Diary of a First-Time Dad
People can be great liars, you know.
Definitely when it comes to saying who our baby Frankie looks like.
Pictures from scans during pregnancy had everyone saying that she was the image of me. I couldn’t see it, I can never see much likenesses in newborns, never mind babies in-utero but I took all the comments as statements of fact, delighted with myself.
Since Frankie has arrived, people are altogether less convinced she is like me. As soon as she was born Aisling saw her niece Áine in Frankie. I even thought that myself.
Since then, we’ve been getting all sorts of comparisons but most are on Aisling’s side of the family. Plenty see Aisling in her, a few more see Aisling’s mother while plenty of her nieces and nephews have been name-checked too.
It’s left me feeling very much left out in the cold.
A handful of people have said Frankie looks like me and one person said she looks like my mother. I’m convinced they are the same as me - they cannot see likenesses in babies either and are just trying to make me feel better.
Bless their well-intentioned white lies.
Of course some people come with the cliched line ‘she’s like herself’ but it’s true. Still there’s great fun in listening to the different comparisons.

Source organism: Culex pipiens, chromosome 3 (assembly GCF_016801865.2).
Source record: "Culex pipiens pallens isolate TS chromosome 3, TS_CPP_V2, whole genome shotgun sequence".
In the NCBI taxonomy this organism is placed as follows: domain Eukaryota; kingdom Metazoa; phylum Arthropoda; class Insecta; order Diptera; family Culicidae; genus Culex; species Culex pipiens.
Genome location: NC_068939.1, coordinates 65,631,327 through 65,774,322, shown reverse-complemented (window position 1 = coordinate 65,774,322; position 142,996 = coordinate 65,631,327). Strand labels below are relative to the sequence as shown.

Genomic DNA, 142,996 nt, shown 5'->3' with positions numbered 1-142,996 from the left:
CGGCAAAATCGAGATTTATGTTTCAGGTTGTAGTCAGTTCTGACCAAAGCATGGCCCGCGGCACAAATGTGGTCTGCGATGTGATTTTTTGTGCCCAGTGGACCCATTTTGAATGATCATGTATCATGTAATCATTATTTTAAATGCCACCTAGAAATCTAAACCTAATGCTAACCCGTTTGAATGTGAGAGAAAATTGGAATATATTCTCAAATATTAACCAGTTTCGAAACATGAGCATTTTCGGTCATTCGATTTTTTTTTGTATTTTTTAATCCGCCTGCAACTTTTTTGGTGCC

It’s the personality and traits I’m very curious to watch develop, to see who she takes after the most. Frankie likes her sleep but, to be honest, she could take that from either side of her parents. The chances of her being a light sleeper were always on the low side. Her parents are very grateful for her compliance in this matter!
She certainly has her father’s appetite. I know now why a voracious appetite is called a ‘healthy appetite’. A hungry baby that will take a big feed and go to sleep for a few hours before another big feed is much less work than a baby that will only eat a small bit, snooze for a few minutes and be hungry again.
Frankie is a hungry baby and there’s a lot to be said for it.
In the last few weeks Frankie has started to smile. A lot. And it makes your day when she’s smiling at you. We’re enjoying it while it remains innocent before she learns to smile in order to twist Mammy or Daddy’s arm to get what she wants.
But, cruel as it sounds, we even find enjoyment in her cries. After she lets out a cry, she makes this frown that looks like it’s straight from the stage. Thankfully the cries are easily stopped. She’s either hungry, has wind or needs her nappy changed. It’s usually the first thing.
Of course when she’s giving out that’s when I insist she looks most like her mother. I have to take an odd moral victory.
In his fortnightly column, first-time-father Edwin McGreal chart the ups and downs of the biggest wake-up call of his life: parenthood.